Oregon State Bar Bulletin — MAY 2013



Letters



Inquiry of the Month

As one does, from time to time I hire a court reporter to record and transcribe a deposition. That is a professional service that I appreciate receiving. When the reporter’s bill for services arrives, I pay it promptly.

I am occasionally asked by other parties to hand over a photocopy of the transcript. While there are, indeed, some circumstances in which it is proper to wear white shoes before Memorial Day, is it ever proper to give out a copy of the reporter’s work product? Is there a “fair use” exception for transcripts?

Roderick A. Boutin, Lake Oswego

Editor’s note: Good question. We turned to Portland intellectual property lawyer Leonard DuBoff to offer some insight on the topic. He writes:

Mr. Boutin’s question is extremely interesting and one which virtually every attorney who is involved in litigation is likely to ask. The answer is by no means obvious.

The only case addressing whether a court reporter can claim copyright in a transcript of testimony held that the court reporter does not have a copyright in the transcript since the court reporter cannot claim any originality in the work, having only transcribed verbatim what the person testifying said. The copyright law requires there to be originality in any work on which a copyright is claimed. Lipman v. Massachusetts, 475 F.2d 565 (1st Cir. 1973).

Copyright, however, may not be the only issue. This case also considered the plaintiff’s claim of a contract right. The court reporter, having no written contract, relied on the custom of allowing court reporters to sell transcript copies. The Court went into some detail about the specifics of the custom in Massachusetts before reaching the conclusion that the court reporter should receive payment only for copies the defendant sold to parties to the litigation. It would, therefore, be wise to determine whether the attorney contracting with the court reporter had any agreement — express or implied — about whether copies must be purchased through the court reporter.

It would also make some sense for court reporters to have written contracts with the attorneys they deal with in order to avoid this ambiguity and in order to clarify permissible uses of the transcript.

A related question is whether the witnesses and lawyers quoted in the transcript may have a copyright in their testimony. This is an unsettled area of the law since there are no cases on point, though case law has indicated that it may be possible for spoken words to be protected by copyright. “Assuming, without deciding, that in a proper case a common-law copyright in certain limited kinds of spoken dialogue might be recognized, it would, at the very least, be required that the speaker indicate that he intended to mark off the utterance in question from the ordinary stream of speech, that he meant to adopt it as a unique statement and that he wished to exercise control over its publication.”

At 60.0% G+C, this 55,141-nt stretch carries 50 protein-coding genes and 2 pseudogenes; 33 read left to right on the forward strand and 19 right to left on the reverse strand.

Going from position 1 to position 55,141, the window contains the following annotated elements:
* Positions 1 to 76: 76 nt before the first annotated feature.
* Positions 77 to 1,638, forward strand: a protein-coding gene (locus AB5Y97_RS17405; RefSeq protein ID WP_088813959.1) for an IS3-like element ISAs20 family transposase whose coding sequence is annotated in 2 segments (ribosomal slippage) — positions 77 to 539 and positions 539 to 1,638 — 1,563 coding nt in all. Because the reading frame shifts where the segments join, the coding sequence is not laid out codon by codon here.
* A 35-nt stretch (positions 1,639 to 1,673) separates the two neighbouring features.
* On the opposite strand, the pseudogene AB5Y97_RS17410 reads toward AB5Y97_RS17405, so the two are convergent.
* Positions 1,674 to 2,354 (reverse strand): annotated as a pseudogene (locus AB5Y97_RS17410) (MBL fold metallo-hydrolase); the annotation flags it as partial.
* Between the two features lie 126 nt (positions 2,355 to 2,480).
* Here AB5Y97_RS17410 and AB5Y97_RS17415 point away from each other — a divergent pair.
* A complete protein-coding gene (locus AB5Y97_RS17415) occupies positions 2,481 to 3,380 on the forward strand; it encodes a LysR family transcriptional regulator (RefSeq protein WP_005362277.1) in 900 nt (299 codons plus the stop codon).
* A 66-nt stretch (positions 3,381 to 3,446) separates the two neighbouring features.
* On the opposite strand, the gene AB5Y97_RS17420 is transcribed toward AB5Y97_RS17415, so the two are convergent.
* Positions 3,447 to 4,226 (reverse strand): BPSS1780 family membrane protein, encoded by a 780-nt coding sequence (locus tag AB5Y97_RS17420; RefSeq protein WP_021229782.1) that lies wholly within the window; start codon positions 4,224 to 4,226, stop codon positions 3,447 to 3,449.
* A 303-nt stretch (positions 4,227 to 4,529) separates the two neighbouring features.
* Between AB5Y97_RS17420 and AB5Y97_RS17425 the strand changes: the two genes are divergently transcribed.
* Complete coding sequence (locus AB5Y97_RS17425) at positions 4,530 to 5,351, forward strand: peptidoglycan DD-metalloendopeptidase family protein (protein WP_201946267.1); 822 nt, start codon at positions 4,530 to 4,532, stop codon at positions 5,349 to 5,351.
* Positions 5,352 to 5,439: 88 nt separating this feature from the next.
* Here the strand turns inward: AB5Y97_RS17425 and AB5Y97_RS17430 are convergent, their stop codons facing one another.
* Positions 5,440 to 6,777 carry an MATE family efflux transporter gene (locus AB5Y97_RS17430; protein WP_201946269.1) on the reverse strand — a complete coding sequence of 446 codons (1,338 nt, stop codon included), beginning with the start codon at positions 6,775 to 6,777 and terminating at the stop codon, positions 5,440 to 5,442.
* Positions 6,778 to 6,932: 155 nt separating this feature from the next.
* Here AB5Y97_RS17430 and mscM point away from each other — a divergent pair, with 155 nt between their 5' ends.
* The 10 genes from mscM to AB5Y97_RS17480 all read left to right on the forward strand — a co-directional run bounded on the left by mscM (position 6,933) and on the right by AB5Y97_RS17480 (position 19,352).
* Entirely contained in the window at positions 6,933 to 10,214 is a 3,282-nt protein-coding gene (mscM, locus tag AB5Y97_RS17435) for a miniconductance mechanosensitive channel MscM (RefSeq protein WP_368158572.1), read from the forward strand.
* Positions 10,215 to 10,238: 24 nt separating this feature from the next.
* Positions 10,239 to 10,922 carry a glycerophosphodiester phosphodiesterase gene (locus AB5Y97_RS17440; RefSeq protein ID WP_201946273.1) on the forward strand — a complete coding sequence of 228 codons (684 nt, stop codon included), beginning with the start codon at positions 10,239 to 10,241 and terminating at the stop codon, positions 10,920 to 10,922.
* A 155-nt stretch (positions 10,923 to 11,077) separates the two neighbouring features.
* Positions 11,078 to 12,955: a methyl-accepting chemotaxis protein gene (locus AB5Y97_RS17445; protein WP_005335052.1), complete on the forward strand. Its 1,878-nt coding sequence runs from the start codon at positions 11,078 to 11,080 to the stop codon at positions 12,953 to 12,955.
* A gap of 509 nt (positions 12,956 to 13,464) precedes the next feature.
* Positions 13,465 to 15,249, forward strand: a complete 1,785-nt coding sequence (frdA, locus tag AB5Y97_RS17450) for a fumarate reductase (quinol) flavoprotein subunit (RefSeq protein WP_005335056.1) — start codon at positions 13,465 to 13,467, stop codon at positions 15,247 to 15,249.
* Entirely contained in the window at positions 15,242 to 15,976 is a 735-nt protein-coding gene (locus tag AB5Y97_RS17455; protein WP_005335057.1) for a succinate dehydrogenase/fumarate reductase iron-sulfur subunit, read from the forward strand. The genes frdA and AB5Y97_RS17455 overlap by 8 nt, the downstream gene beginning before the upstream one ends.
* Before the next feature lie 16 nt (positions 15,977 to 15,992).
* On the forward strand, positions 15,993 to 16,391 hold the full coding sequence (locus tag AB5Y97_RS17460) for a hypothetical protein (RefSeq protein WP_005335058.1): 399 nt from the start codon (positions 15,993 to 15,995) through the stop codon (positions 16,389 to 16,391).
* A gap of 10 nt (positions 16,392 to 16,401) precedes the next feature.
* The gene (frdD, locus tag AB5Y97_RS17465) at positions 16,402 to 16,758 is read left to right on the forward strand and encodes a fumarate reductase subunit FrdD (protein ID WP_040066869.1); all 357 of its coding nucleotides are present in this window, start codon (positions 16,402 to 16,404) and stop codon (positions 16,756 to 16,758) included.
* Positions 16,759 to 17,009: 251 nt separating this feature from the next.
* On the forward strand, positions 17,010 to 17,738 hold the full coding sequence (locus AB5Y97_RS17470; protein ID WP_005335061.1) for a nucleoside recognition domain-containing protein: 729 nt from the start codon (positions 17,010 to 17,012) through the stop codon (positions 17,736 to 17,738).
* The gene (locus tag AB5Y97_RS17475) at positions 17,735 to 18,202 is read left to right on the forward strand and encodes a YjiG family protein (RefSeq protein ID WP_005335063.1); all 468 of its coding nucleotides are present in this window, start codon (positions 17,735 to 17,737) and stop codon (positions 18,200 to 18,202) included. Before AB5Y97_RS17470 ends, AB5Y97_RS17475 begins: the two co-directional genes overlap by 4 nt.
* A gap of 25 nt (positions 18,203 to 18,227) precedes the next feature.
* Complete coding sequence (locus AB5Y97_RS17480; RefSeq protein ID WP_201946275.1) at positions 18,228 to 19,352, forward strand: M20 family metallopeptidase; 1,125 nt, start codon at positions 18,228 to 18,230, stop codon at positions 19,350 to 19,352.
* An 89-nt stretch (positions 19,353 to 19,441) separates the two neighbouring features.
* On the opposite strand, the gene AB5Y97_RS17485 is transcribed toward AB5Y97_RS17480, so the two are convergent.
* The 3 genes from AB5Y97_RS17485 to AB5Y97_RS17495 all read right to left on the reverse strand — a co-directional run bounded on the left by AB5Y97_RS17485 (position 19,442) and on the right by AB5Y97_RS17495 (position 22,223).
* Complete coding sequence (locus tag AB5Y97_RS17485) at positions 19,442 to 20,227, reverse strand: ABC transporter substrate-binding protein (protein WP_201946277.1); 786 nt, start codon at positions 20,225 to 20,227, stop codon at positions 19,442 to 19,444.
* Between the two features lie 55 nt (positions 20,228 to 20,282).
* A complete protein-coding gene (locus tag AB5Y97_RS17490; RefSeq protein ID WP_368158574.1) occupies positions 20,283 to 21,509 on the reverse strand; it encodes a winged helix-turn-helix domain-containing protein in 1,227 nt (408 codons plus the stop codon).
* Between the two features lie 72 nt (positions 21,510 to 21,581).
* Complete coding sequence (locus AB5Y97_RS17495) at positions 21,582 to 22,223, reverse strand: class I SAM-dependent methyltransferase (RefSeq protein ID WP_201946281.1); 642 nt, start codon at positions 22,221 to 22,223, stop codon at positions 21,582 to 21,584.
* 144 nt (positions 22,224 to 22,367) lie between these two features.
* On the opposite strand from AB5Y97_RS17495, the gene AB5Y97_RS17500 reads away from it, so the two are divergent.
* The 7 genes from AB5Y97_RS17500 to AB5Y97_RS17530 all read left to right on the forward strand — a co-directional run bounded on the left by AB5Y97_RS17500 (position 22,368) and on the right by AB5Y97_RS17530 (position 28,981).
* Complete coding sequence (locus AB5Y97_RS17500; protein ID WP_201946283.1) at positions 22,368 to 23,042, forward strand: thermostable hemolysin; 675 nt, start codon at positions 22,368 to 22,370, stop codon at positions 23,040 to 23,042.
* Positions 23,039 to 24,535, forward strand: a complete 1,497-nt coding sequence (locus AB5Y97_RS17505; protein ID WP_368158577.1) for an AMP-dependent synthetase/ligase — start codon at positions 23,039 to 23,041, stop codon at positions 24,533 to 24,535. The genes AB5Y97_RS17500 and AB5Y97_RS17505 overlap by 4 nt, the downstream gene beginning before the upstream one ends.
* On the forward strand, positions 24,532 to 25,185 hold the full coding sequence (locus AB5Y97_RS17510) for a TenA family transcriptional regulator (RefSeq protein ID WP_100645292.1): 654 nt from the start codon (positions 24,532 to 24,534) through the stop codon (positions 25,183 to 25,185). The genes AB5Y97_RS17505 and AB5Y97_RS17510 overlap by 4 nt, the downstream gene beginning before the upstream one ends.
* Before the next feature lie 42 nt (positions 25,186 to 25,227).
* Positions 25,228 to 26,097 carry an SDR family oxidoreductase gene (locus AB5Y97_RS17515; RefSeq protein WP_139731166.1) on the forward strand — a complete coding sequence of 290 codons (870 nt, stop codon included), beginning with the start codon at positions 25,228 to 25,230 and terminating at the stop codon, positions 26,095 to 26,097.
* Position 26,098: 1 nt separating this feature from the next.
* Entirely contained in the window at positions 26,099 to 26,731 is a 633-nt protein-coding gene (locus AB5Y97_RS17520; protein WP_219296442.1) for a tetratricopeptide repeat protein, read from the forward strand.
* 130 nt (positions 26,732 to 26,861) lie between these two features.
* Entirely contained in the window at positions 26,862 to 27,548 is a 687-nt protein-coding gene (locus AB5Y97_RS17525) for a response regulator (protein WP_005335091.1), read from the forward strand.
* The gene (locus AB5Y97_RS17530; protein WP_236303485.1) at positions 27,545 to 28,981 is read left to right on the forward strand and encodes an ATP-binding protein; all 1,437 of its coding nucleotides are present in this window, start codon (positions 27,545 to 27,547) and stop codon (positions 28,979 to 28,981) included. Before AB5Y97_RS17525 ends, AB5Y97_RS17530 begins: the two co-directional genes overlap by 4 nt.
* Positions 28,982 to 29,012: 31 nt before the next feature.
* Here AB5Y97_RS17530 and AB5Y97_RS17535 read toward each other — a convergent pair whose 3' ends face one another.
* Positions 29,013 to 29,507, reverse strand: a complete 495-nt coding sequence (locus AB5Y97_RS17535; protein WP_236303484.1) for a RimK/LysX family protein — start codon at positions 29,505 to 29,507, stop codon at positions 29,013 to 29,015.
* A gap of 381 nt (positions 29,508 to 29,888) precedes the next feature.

The court held that in that particular case, the question was moot since Ernest Hemingway had obviously permitted the defendant to publish materials from their conversations. Estate of Hemingway v. Random House, Inc., 23 N.Y.2d 341 (1968).

While Section 301 of the Copyright Revision Act of 1976, as amended, preempts the area of copyright and there is no longer a common-law copyright, it is likely that the Hemingway case remains good law even under the current statute.

Given the Hemingway decision, it’s unlikely that a witness’s testimony would ever be found to be protected by copyright, but what about the lawyer’s questions? The lawyer may well have typed up his or her questions prior to the deposition. Those written notes would probably be protectable by copyright. Could unauthorized reproductions of the transcript be an infringement of the lawyer’s copyright? This, too, is an unsettled area of the law, though a 1969 California decision awarded a professor damages when a company sold notes based on his university lectures. Williams v. Weisser, 273 Cal. App. 2d 726 (1969). While this case also predates the current copyright statute, it too is likely still good law.

As noted above, it would be best for both attorneys and court reporters to have a written contract so as to avoid the ambiguities which currently exist.


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